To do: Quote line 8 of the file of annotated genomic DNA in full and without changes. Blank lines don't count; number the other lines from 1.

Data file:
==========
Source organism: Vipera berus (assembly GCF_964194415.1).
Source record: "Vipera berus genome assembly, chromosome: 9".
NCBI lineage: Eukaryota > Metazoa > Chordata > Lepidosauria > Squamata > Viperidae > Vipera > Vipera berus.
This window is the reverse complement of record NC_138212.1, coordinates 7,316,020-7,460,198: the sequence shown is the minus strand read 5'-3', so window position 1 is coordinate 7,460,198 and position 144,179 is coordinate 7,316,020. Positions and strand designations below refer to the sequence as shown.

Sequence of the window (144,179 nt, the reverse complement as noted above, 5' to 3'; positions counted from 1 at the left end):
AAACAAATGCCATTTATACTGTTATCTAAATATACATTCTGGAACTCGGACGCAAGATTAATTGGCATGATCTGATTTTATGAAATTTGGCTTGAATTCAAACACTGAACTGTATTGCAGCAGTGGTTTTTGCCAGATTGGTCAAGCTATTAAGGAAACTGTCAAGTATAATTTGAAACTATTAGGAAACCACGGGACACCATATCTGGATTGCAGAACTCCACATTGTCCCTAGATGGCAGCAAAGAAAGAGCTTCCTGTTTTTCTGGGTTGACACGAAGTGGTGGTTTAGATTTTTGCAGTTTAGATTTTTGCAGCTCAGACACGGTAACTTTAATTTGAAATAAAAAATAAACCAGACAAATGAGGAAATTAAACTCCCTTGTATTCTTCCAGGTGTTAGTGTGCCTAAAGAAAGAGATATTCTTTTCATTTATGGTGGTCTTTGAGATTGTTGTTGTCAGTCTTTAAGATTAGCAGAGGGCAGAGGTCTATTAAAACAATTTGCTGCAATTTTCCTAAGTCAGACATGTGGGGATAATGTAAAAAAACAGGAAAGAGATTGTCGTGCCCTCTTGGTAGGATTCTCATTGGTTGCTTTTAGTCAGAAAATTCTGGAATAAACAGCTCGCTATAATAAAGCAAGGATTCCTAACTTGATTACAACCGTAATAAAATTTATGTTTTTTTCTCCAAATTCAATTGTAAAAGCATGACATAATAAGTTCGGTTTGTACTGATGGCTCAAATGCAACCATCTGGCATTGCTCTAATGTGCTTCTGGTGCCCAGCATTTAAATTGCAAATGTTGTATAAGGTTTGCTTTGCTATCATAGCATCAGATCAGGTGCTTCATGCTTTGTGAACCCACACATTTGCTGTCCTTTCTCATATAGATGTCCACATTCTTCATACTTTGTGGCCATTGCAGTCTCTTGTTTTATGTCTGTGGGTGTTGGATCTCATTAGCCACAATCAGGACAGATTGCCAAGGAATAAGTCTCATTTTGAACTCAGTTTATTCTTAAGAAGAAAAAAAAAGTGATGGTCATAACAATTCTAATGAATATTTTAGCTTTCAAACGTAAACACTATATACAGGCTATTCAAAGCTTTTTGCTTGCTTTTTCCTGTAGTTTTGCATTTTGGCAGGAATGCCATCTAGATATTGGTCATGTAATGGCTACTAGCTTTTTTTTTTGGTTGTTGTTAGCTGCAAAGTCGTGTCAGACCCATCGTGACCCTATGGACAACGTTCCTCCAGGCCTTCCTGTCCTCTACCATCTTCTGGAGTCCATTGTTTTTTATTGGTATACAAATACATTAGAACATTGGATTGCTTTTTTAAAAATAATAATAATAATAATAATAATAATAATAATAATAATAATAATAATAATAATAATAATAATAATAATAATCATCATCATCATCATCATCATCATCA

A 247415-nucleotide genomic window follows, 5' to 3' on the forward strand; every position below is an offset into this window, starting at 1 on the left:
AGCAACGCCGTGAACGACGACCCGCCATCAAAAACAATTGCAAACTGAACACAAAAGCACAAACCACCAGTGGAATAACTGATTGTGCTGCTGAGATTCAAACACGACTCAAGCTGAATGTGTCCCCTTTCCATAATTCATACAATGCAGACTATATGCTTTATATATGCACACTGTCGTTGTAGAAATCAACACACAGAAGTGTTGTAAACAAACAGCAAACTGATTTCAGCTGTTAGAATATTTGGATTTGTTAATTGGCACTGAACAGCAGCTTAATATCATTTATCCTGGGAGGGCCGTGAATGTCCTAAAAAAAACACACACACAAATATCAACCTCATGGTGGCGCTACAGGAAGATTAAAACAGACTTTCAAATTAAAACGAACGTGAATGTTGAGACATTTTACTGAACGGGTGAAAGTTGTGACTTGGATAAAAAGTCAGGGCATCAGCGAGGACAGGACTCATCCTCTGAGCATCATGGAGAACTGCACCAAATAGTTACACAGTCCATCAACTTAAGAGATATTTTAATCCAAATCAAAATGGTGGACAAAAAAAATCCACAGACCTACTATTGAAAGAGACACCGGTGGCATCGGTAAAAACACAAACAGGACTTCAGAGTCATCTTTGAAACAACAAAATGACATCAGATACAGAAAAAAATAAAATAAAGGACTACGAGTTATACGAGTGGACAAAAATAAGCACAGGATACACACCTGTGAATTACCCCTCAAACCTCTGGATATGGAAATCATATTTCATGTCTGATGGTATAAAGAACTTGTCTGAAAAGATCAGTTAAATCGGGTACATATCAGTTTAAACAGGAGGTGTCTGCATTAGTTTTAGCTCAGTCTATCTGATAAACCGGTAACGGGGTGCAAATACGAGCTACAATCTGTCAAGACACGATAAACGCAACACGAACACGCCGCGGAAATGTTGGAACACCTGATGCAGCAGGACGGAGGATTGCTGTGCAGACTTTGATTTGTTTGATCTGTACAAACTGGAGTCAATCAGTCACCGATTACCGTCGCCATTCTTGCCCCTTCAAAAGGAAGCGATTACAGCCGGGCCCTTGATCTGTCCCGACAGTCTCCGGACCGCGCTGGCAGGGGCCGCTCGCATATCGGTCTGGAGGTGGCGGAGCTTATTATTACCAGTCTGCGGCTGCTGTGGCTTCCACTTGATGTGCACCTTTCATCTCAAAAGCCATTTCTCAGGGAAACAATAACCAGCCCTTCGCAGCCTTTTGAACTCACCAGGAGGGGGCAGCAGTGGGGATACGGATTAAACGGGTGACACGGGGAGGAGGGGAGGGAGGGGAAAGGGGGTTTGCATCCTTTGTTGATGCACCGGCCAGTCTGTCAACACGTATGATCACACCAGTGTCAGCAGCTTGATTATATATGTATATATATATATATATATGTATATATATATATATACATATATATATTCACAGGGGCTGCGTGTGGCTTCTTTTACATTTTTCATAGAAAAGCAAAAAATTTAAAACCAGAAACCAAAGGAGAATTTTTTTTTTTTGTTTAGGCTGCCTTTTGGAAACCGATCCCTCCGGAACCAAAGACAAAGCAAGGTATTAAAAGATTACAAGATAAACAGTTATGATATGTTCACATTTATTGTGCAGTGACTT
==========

AGCAACGCCGTGAACGACGACCCGCCATCAAAAACAATTGCAAACTGAACACAAAAGCACAAACCACCAGTGGAATAACTGATTGTGCTGCTGAGATTCAAACACGACTCAAGCTGAATGTGTCCCCTTTCCATAATTCATACAATGCAGACTATATGCTTTATATATGCACACTGTCGTTGTAGAAATCAACACACAGAAGTGTTGTAAACAAACAGCAAACTGATTTCAGCTGTTAGAATATTTGGATTTGTTAATTGGCACTGAACAGCAGCTTAATATCATTTATCCTGGGAGGGCCGTGAATGTCCTAAAAAAAACACACACACAAATATCAACCTCATGGTGGCGCTACAGGAAGATTAAAACAGACTTTCAAATTAAAACGAACGTGAATGTTGAGACATTTTACTGAACGGGTGAAAGTTGTGACTTGGATAAAAAGTCAGGGCATCAGCGAGGACAGGACTCATCCTCTGAGCATCATGGAGAACTGCACCAAATAGTTACACAGTCCATCAACTTAAGAGATATTTTAATCCAAATCAAAATGGTGGACAAAAAAAATCCACAGACCTACTATTGAAAGAGACACCGGTGGCATCGGTAAAAACACAAACAGGACTTCAGAGTCATCTTTGAAACAACAAAATGACATCAGATACAGAAAAAAATAAAATAAAGGACTACGAGTTATACGAGTGGACAAAAATAAGCACAGGATACACACCTGTGAATTACCCCTCAAACCTCTGGATATGGAAATCATATTTCATGTCTGATGGTATAAAGAACTTGTCTGAAAAGATCAGTTAAATCGGGTACATATCAGTTTAAACAGGAGGTGTCTGCATTAGTTTTAGCTCAGTCTATCTGATAAACCGGTAACGGGGTGCAAATACGAGCTACAATCTGTCAAGACACGATAAACGCAACACGAACACGCCGCGGAAATGTTGGAACACCTGATGCAGCAGGACGGAGGATTGCTGTGCAGACTTTGATTTGTTTGATCTGTACAAACTGGAGTCAATCAGTCACCGATTACCGTCGCCATTCTTGCCCCTTCAAAAGGAAGCGATTACAGCCGGGCCCTTGATCTGTCCCGACAGTCTCCGGACCGCGCTGGCAGGGGCCGCTCGCATATCGGTCTGGAGGTGGCGGAGCTTATTATTACCAGTCTGCGGCTGCTGTGGCTTCCACTTGATGTGCACCTTTCATCTCAAAAGCCATTTCTCAGGGAAACAATAACCAGCCCTTCGCAGCCTTTTGAACTCACCAGGAGGGGGCAGCAGTGGGGATACGGATTAAACGGGTGACACGGGGAGGAGGGGAGGGAGGGGAAAGGGGGTTTGCATCCTTTGTTGATGCACCGGCCAGTCTGTCAACACGTATGATCACACCAGTGTCAGCAGCTTGATTATATATGTATATATATATATATATATGTATATATATATATATACATATATATATTCACAGGGGCTGCGTGTGGCTTCTTTTACATTTTTCATAGAAAAGCAAAAAATTTAAAACCAGAAACCAAAGGAGAATTTTTTTTTTTTGTTTAGGCTGCCTTTTGGAAACCGATCCCTCCGGAACCAAAGACAAAGCAAGGTATTAAAAGATTACAAGATAAACAGTTATGATATGTTCACATTTATTGTGCAGTGACTT